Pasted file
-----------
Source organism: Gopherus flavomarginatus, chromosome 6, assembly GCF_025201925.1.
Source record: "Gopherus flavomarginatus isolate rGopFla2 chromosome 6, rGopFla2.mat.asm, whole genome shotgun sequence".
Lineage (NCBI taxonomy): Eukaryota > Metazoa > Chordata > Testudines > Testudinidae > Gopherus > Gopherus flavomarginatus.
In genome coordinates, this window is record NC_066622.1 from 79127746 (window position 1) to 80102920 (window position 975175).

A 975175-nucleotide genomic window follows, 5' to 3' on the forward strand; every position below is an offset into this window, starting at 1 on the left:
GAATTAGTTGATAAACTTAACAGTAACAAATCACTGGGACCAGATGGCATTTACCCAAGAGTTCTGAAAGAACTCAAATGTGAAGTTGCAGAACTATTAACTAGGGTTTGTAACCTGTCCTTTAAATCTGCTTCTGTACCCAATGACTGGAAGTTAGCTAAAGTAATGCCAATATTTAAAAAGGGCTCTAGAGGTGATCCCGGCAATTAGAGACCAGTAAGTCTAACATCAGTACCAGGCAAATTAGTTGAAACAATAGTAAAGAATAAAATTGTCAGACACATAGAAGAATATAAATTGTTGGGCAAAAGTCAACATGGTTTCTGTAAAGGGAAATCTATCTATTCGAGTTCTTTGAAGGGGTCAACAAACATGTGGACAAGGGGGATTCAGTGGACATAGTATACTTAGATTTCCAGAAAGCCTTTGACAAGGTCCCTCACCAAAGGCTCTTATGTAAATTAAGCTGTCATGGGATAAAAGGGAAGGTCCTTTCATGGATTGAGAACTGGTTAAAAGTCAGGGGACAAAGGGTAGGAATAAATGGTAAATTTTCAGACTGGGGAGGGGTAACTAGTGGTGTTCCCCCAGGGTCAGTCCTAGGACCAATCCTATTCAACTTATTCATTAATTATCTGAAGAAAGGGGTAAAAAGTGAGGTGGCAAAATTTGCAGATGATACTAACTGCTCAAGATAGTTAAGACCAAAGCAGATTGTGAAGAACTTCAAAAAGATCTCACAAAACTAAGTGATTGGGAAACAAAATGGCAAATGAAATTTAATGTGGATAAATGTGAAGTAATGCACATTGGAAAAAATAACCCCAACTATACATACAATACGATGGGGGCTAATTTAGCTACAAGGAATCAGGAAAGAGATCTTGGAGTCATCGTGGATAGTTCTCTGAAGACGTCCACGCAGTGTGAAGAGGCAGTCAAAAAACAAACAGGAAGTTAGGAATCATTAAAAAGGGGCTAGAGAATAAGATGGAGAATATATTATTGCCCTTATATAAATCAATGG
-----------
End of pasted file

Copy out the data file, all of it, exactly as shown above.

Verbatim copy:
Source organism: Gopherus flavomarginatus, chromosome 6, assembly GCF_025201925.1.
Source record: "Gopherus flavomarginatus isolate rGopFla2 chromosome 6, rGopFla2.mat.asm, whole genome shotgun sequence".
Lineage (NCBI taxonomy): Eukaryota > Metazoa > Chordata > Testudines > Testudinidae > Gopherus > Gopherus flavomarginatus.
In genome coordinates, this window is record NC_066622.1 from 79127746 (window position 1) to 80102920 (window position 975175).

A 975175-nucleotide genomic window follows, 5' to 3' on the forward strand; every position below is an offset into this window, starting at 1 on the left:
GAATTAGTTGATAAACTTAACAGTAACAAATCACTGGGACCAGATGGCATTTACCCAAGAGTTCTGAAAGAACTCAAATGTGAAGTTGCAGAACTATTAACTAGGGTTTGTAACCTGTCCTTTAAATCTGCTTCTGTACCCAATGACTGGAAGTTAGCTAAAGTAATGCCAATATTTAAAAAGGGCTCTAGAGGTGATCCCGGCAATTAGAGACCAGTAAGTCTAACATCAGTACCAGGCAAATTAGTTGAAACAATAGTAAAGAATAAAATTGTCAGACACATAGAAGAATATAAATTGTTGGGCAAAAGTCAACATGGTTTCTGTAAAGGGAAATCTATCTATTCGAGTTCTTTGAAGGGGTCAACAAACATGTGGACAAGGGGGATTCAGTGGACATAGTATACTTAGATTTCCAGAAAGCCTTTGACAAGGTCCCTCACCAAAGGCTCTTATGTAAATTAAGCTGTCATGGGATAAAAGGGAAGGTCCTTTCATGGATTGAGAACTGGTTAAAAGTCAGGGGACAAAGGGTAGGAATAAATGGTAAATTTTCAGACTGGGGAGGGGTAACTAGTGGTGTTCCCCCAGGGTCAGTCCTAGGACCAATCCTATTCAACTTATTCATTAATTATCTGAAGAAAGGGGTAAAAAGTGAGGTGGCAAAATTTGCAGATGATACTAACTGCTCAAGATAGTTAAGACCAAAGCAGATTGTGAAGAACTTCAAAAAGATCTCACAAAACTAAGTGATTGGGAAACAAAATGGCAAATGAAATTTAATGTGGATAAATGTGAAGTAATGCACATTGGAAAAAATAACCCCAACTATACATACAATACGATGGGGGCTAATTTAGCTACAAGGAATCAGGAAAGAGATCTTGGAGTCATCGTGGATAGTTCTCTGAAGACGTCCACGCAGTGTGAAGAGGCAGTCAAAAAACAAACAGGAAGTTAGGAATCATTAAAAAGGGGCTAGAGAATAAGATGGAGAATATATTATTGCCCTTATATAAATCAATGG